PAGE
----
“As we’ve seen overseas, people are getting back out there … they’re back to some sort of normal life and that’s what we want to see. We’ve been switched off for 18 months, but we’ve got amazing brands that bring festivals to the country every year [and] there’s an opportunity to really nourish new ideas and work with the regional areas as well.”
Musician Mark Seymour said the music business “has been smashed” and called upon fans to get vaccinated – not only for their health but for workers across the live events industry.
“The more vaccinated we are, the bigger crowds can be and the sooner live music can get back on its feet,” Seymour said. “Please consider the artists you love and the thousands of workers who make the gigs happen. Show your support and get it done.”
Archie Roach compared the battle to beat coronavirus with a boxing match. “A few well-placed jabs can keep your opponent at bay,” he said, “so let’s get the jab to fight COVID-19 so we can get back to what we love doing.”
ARIA chief executive officer Annabelle Herd told The Age and Sydney Morning Herald there is a path forward for live entertainment, but that vaccine passports were not yet being canvassed by LIVE Alliance. “The bottom line is without vaccination it doesn’t happen at all,” she said. “You don’t even have those discussions until you’ve got that minimum level of vaccination rate.”
Sophie Payten, aka Gordi, wants to see a return to live entertainment venues around the country.Credit:Kristoffer Paulsen
“If we get vaccination levels up, and we have to, then we could be in for an amazing period of live music in this country,” Herd said. “What we want to do with this campaign is remind people how great life is when you can go to live music, those magic moments of singing along with thousands of people to your favourite track, or dancing until dawn at a club or at a festival.”
TEG managing director Tim McGregor said current outbreaks made it “incredibly challenging if not impossible” to see live events taking place, but reaching 80 per cent vaccination was the key to international and domestic tours being staged next year.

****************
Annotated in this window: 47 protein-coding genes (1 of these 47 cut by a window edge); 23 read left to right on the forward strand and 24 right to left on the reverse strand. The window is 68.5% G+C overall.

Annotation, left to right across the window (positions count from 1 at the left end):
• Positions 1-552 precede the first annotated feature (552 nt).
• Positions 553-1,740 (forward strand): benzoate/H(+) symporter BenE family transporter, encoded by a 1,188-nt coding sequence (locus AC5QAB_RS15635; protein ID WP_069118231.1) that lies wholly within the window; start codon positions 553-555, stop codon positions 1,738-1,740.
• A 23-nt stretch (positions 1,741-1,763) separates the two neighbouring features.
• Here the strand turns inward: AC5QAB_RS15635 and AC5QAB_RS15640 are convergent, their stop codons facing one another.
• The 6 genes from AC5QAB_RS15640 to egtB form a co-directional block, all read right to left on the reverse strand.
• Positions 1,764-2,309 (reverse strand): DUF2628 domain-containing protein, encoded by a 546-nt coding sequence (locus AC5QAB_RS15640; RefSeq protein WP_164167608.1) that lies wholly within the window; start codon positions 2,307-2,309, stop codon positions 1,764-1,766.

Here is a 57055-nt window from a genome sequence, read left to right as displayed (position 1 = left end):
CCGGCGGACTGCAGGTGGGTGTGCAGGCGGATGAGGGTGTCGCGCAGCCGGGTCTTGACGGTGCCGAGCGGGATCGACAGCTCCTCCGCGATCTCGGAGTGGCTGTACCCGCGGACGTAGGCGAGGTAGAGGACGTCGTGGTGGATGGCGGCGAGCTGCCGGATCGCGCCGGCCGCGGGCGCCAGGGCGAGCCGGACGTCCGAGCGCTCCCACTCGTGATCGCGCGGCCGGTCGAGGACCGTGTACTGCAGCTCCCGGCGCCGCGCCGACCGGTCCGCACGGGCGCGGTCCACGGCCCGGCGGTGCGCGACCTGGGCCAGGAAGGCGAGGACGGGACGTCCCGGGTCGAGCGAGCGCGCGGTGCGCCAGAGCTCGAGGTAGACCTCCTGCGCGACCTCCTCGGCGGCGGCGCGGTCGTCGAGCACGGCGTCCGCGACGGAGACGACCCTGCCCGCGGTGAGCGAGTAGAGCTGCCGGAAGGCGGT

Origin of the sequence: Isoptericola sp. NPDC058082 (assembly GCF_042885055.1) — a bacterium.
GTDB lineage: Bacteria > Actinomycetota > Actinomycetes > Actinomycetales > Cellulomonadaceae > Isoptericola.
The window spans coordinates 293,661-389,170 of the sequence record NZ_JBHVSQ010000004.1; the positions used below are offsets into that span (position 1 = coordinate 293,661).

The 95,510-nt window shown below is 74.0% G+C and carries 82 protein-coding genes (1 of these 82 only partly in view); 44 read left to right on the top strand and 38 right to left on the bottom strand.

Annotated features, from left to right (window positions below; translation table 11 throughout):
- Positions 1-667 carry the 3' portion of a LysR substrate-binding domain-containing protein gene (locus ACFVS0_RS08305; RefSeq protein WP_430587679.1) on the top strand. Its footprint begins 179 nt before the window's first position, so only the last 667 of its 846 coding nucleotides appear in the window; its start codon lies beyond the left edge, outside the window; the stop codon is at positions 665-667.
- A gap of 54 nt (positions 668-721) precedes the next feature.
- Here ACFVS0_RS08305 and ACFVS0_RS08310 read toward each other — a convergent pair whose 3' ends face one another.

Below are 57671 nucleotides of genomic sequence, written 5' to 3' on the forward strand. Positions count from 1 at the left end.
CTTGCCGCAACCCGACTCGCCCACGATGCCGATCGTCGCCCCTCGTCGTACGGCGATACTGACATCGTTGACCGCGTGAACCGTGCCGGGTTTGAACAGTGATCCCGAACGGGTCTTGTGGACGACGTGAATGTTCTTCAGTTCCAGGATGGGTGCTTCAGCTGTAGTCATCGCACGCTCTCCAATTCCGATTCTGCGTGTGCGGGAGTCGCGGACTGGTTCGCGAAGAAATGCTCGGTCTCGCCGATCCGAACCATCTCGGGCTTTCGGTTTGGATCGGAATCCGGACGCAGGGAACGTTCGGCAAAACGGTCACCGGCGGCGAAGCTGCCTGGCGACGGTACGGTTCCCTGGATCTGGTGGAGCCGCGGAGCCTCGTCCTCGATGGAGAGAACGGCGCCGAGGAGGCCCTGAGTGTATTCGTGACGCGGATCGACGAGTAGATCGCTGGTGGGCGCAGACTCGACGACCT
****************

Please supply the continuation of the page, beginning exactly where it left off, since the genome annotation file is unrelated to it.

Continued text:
“It’s very clear what has been communicated from National Cabinet and the Doherty Institute about what they need to see before it’s sensible and feasible to start opening up … where mass gatherings can happen, venues are reopened and we’re getting on with live entertainment,” he said.
“It’s in our hands … it’s our message as an industry to say we really need fans to go and get vaccinated so we can get back to what we love doing.”
Gordi, whose second album Our Two Skins received an ARIA nomination last year, encouraged music fans to get vaccinated and get back to “some of the most beautiful music venues in the world” close to home. “Right now, they’re empty,” she said. “If you’re eligible to be vaccinated, please go get a jab. Then we can get back to filling these beautiful spaces again.”
Media, Entertainment and Arts Alliance chief executive Paul Murphy said the shared experience of live performance is essential to rebuilding the sense of community that’s been lost through isolation and lockdowns.
“It can only happen when enough of us are vaccinated to make it safe to open venues,” Murphy said. “Performers, crew, front of house and others working in live events are looking forward to once again delivering joy to audiences, and we urge all Australians to get themselves vaccinated as soon as possible.”